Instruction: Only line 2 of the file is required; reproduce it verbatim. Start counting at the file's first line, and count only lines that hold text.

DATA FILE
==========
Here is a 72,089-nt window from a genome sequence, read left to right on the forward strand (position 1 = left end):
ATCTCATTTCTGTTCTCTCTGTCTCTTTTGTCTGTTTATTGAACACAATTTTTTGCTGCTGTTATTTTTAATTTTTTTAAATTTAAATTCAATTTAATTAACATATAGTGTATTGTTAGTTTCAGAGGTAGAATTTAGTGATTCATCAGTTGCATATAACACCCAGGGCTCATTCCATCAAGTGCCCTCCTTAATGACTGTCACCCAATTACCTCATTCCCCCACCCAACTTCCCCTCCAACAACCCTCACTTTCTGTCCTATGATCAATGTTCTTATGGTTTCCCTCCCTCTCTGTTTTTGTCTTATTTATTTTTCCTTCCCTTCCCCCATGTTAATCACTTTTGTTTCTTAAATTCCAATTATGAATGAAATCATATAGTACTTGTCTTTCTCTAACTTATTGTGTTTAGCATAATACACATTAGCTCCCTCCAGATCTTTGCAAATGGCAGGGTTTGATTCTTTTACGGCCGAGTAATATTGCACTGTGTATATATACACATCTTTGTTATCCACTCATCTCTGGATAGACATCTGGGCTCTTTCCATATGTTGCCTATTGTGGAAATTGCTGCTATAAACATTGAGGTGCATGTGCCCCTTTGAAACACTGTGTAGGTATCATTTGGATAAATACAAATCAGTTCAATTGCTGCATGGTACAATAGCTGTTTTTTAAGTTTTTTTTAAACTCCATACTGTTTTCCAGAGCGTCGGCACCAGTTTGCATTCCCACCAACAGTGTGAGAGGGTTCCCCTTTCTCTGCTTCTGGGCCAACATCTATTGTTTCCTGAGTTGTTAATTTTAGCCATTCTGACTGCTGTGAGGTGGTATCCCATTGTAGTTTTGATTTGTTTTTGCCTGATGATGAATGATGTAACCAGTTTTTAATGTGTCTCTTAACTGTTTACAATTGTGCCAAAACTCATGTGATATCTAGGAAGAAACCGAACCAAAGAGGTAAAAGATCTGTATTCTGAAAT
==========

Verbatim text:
ATCTCATTTCTGTTCTCTCTGTCTCTTTTGTCTGTTTATTGAACACAATTTTTTGCTGCTGTTATTTTTAATTTTTTTAAATTTAAATTCAATTTAATTAACATATAGTGTATTGTTAGTTTCAGAGGTAGAATTTAGTGATTCATCAGTTGCATATAACACCCAGGGCTCATTCCATCAAGTGCCCTCCTTAATGACTGTCACCCAATTACCTCATTCCCCCACCCAACTTCCCCTCCAACAACCCTCACTTTCTGTCCTATGATCAATGTTCTTATGGTTTCCCTCCCTCTCTGTTTTTGTCTTATTTATTTTTCCTTCCCTTCCCCCATGTTAATCACTTTTGTTTCTTAAATTCCAATTATGAATGAAATCATATAGTACTTGTCTTTCTCTAACTTATTGTGTTTAGCATAATACACATTAGCTCCCTCCAGATCTTTGCAAATGGCAGGGTTTGATTCTTTTACGGCCGAGTAATATTGCACTGTGTATATATACACATCTTTGTTATCCACTCATCTCTGGATAGACATCTGGGCTCTTTCCATATGTTGCCTATTGTGGAAATTGCTGCTATAAACATTGAGGTGCATGTGCCCCTTTGAAACACTGTGTAGGTATCATTTGGATAAATACAAATCAGTTCAATTGCTGCATGGTACAATAGCTGTTTTTTAAGTTTTTTTTAAACTCCATACTGTTTTCCAGAGCGTCGGCACCAGTTTGCATTCCCACCAACAGTGTGAGAGGGTTCCCCTTTCTCTGCTTCTGGGCCAACATCTATTGTTTCCTGAGTTGTTAATTTTAGCCATTCTGACTGCTGTGAGGTGGTATCCCATTGTAGTTTTGATTTGTTTTTGCCTGATGATGAATGATGTAACCAGTTTTTAATGTGTCTCTTAACTGTTTACAATTGTGCCAAAACTCATGTGATATCTAGGAAGAAACCGAACCAAAGAGGTAAAAGATCTGTATTCTGAAAT